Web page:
The ''clever'' strategies by which plants propagate inspire continuing amazement. But who expected pine trees to be skilled aerodynamicists or seeds of many other plants to ''use'' ants, beetles, worms, and snails to survive?
At least some pines, it seems, have evolved intricate designs of pollen grains and cones that help a species to capture its own wind-borne pollen. Karl J. Niklas of Cornell University and Kyaw Tha Paw U of Purdue University have found that the aerodynamic characteristics of pollen grains, such as settling speed and the air flow around ovule-bearing cone scales, favor such pollen capture. A species' own pollen is preferentially caught by the eddies and swirls of air flowing past the cones.
In describing their studies in the journal Science, they note that other factors, such as adhesion or surface roughness, also help. Nevertheless, with the help of wind-tunnel studies, they found what they consider strong support for the view that pollen grains and cone structure are aerodynamically matched. ''. . . Wind pollination in the conifers appears to be a quite sophisticated and aerodynamically interactive system,'' they say.
Equally intriguing is the extent to which ants and some other invertebrates help seeds to survive. It has long been known that birds, bats, and some other animals distribute seeds widely. Many an oak has sprung from a squirrel-buried acorn. What has not been fully appreciated is the extent to which many plant seeds rely on the protection of ant nests and the nourishment they provide, or on being buried by beetles and embedded in the castings of earthworms and snails.
Andrew J. Beattie and David C. Culver of Northwestern University call this survival strategy ''inhumation'' - a term which also covers passage of seeds through the gut of birds, bats, and other mammals. Reporting on their research in Nature this past summer, they suggest that ''the inclusion of major and abundant invertebrate groups . . . may make the process of inhumation far more important than previously supposed.''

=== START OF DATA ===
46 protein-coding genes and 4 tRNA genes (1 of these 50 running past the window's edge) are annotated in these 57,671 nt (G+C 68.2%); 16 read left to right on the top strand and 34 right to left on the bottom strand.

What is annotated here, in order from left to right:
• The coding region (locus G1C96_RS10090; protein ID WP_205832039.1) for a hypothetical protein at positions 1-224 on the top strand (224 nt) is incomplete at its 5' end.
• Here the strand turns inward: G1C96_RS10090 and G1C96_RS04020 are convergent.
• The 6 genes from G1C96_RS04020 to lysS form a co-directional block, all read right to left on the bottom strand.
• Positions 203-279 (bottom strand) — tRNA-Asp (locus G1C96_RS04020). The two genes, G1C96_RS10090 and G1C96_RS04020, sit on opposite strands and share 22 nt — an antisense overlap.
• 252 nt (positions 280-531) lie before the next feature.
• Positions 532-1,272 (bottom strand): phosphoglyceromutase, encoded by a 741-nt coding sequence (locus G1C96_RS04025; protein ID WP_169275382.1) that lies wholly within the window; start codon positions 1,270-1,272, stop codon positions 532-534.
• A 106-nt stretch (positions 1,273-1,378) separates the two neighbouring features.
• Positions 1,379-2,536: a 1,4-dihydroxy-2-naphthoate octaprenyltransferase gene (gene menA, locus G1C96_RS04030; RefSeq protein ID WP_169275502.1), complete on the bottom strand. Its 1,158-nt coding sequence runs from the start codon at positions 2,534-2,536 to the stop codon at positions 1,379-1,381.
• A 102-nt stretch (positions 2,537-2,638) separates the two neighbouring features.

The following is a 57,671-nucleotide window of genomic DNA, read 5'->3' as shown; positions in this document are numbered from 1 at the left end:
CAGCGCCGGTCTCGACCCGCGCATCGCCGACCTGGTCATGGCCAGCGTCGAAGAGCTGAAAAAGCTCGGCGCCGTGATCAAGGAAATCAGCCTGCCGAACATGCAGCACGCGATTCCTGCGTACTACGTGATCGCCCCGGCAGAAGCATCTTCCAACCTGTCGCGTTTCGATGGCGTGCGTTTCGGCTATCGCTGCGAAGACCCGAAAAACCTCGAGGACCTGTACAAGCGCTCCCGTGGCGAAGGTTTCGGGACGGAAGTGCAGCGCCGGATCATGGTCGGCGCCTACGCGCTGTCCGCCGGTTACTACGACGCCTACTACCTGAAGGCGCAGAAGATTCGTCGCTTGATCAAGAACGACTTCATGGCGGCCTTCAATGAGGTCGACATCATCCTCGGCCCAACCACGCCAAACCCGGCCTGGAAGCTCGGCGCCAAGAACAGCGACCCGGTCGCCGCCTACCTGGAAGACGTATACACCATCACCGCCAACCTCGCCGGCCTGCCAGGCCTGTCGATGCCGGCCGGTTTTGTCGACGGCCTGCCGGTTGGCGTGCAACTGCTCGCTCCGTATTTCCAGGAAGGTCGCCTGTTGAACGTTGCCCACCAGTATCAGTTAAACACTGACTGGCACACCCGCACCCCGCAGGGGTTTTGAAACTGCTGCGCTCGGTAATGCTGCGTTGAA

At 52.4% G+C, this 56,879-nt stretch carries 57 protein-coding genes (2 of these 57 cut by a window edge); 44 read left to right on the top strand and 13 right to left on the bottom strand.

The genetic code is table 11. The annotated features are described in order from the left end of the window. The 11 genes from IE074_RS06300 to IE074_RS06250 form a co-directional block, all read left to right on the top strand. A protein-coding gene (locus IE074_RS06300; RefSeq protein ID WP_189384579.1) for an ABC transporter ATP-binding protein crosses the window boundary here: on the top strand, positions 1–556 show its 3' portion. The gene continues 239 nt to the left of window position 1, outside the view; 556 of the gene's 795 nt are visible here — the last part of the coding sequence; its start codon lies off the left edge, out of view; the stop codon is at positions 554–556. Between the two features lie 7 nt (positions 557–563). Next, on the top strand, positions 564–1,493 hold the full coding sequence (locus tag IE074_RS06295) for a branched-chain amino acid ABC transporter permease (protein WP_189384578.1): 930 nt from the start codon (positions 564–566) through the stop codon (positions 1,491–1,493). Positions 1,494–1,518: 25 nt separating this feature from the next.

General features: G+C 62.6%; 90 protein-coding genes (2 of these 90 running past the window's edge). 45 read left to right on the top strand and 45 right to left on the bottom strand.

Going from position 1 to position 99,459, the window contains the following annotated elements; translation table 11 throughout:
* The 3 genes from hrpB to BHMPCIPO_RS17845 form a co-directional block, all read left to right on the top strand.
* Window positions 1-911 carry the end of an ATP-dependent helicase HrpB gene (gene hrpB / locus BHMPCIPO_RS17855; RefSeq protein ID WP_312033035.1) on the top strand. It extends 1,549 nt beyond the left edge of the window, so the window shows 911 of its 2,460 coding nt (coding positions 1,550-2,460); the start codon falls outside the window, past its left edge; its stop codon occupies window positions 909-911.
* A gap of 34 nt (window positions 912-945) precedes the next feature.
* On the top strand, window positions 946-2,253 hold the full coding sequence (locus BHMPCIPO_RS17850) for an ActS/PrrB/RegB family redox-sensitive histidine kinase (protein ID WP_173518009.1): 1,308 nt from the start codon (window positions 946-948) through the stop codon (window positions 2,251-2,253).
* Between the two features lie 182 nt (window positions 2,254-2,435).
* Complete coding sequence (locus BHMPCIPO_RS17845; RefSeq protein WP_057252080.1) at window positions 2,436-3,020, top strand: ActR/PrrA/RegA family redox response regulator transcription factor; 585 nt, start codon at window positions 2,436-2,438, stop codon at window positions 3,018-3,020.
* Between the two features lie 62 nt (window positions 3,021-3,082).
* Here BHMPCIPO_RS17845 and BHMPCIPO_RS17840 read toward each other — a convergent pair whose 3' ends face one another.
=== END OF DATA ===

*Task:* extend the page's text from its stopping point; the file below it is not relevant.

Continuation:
Seeds that make themselves attractive to ants tend to have nutritious outer coverings. Ants take such seeds home, eat this covering, and abandon the still viable seed in an old gallery or refuse pile. This removes the seed from the surface, where some animal might eat it, and places it in a nutritious and protected environment. Messrs. Beattie and Culver find that such seeds are more likely to produce vigorous seedlings than those that sprout from the surface.
Thus inhumation not only enhances seed survival, but helps ensure that seeds will be planted in environments that are relatively rich in such critical plant nutrients as phosphorus, potassium, and nitrogen, the two scientists say.
Here is a seed survival strategy that, while previously known, may be far more important than has been suspected. Along with the sophisticated aerodynamics of pine cones, it shows that plants still have many secrets to be discovered and amaze us.